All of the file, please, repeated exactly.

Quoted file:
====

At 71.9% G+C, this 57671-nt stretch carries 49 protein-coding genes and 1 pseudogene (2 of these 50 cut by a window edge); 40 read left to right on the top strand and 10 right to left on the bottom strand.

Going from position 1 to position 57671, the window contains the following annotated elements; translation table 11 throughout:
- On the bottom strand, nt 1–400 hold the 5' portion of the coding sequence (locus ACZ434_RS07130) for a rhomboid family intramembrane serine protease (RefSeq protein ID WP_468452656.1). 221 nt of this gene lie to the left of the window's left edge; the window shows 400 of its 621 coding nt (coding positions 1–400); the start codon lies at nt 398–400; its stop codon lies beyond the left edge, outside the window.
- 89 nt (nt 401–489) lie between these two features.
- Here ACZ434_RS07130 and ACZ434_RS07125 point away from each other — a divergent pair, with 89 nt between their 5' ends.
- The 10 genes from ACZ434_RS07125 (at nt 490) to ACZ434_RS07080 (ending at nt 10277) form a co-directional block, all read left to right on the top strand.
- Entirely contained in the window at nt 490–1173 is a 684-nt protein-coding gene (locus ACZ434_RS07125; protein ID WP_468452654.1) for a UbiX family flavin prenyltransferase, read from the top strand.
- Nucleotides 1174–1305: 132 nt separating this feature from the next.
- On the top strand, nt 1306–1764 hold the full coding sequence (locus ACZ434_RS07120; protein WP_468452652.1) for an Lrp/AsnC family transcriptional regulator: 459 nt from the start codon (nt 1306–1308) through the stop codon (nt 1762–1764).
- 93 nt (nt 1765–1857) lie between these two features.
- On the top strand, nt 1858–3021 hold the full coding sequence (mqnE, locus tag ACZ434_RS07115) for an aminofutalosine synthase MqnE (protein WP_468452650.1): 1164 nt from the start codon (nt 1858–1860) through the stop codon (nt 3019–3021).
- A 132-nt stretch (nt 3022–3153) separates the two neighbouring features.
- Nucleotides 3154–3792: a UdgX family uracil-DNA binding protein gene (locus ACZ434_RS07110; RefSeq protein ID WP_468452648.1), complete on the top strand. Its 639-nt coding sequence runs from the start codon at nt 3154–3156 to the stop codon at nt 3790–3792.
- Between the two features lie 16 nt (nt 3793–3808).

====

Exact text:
At 71.9% G+C, this 57671-nt stretch carries 49 protein-coding genes and 1 pseudogene (2 of these 50 cut by a window edge); 40 read left to right on the top strand and 10 right to left on the bottom strand.

Going from position 1 to position 57671, the window contains the following annotated elements; translation table 11 throughout:
- On the bottom strand, nt 1–400 hold the 5' portion of the coding sequence (locus ACZ434_RS07130) for a rhomboid family intramembrane serine protease (RefSeq protein ID WP_468452656.1). 221 nt of this gene lie to the left of the window's left edge; the window shows 400 of its 621 coding nt (coding positions 1–400); the start codon lies at nt 398–400; its stop codon lies beyond the left edge, outside the window.
- 89 nt (nt 401–489) lie between these two features.
- Here ACZ434_RS07130 and ACZ434_RS07125 point away from each other — a divergent pair, with 89 nt between their 5' ends.
- The 10 genes from ACZ434_RS07125 (at nt 490) to ACZ434_RS07080 (ending at nt 10277) form a co-directional block, all read left to right on the top strand.
- Entirely contained in the window at nt 490–1173 is a 684-nt protein-coding gene (locus ACZ434_RS07125; protein ID WP_468452654.1) for a UbiX family flavin prenyltransferase, read from the top strand.
- Nucleotides 1174–1305: 132 nt separating this feature from the next.
- On the top strand, nt 1306–1764 hold the full coding sequence (locus ACZ434_RS07120; protein WP_468452652.1) for an Lrp/AsnC family transcriptional regulator: 459 nt from the start codon (nt 1306–1308) through the stop codon (nt 1762–1764).
- 93 nt (nt 1765–1857) lie between these two features.
- On the top strand, nt 1858–3021 hold the full coding sequence (mqnE, locus tag ACZ434_RS07115) for an aminofutalosine synthase MqnE (protein WP_468452650.1): 1164 nt from the start codon (nt 1858–1860) through the stop codon (nt 3019–3021).
- A 132-nt stretch (nt 3022–3153) separates the two neighbouring features.
- Nucleotides 3154–3792: a UdgX family uracil-DNA binding protein gene (locus ACZ434_RS07110; RefSeq protein ID WP_468452648.1), complete on the top strand. Its 639-nt coding sequence runs from the start codon at nt 3154–3156 to the stop codon at nt 3790–3792.
- Between the two features lie 16 nt (nt 3793–3808).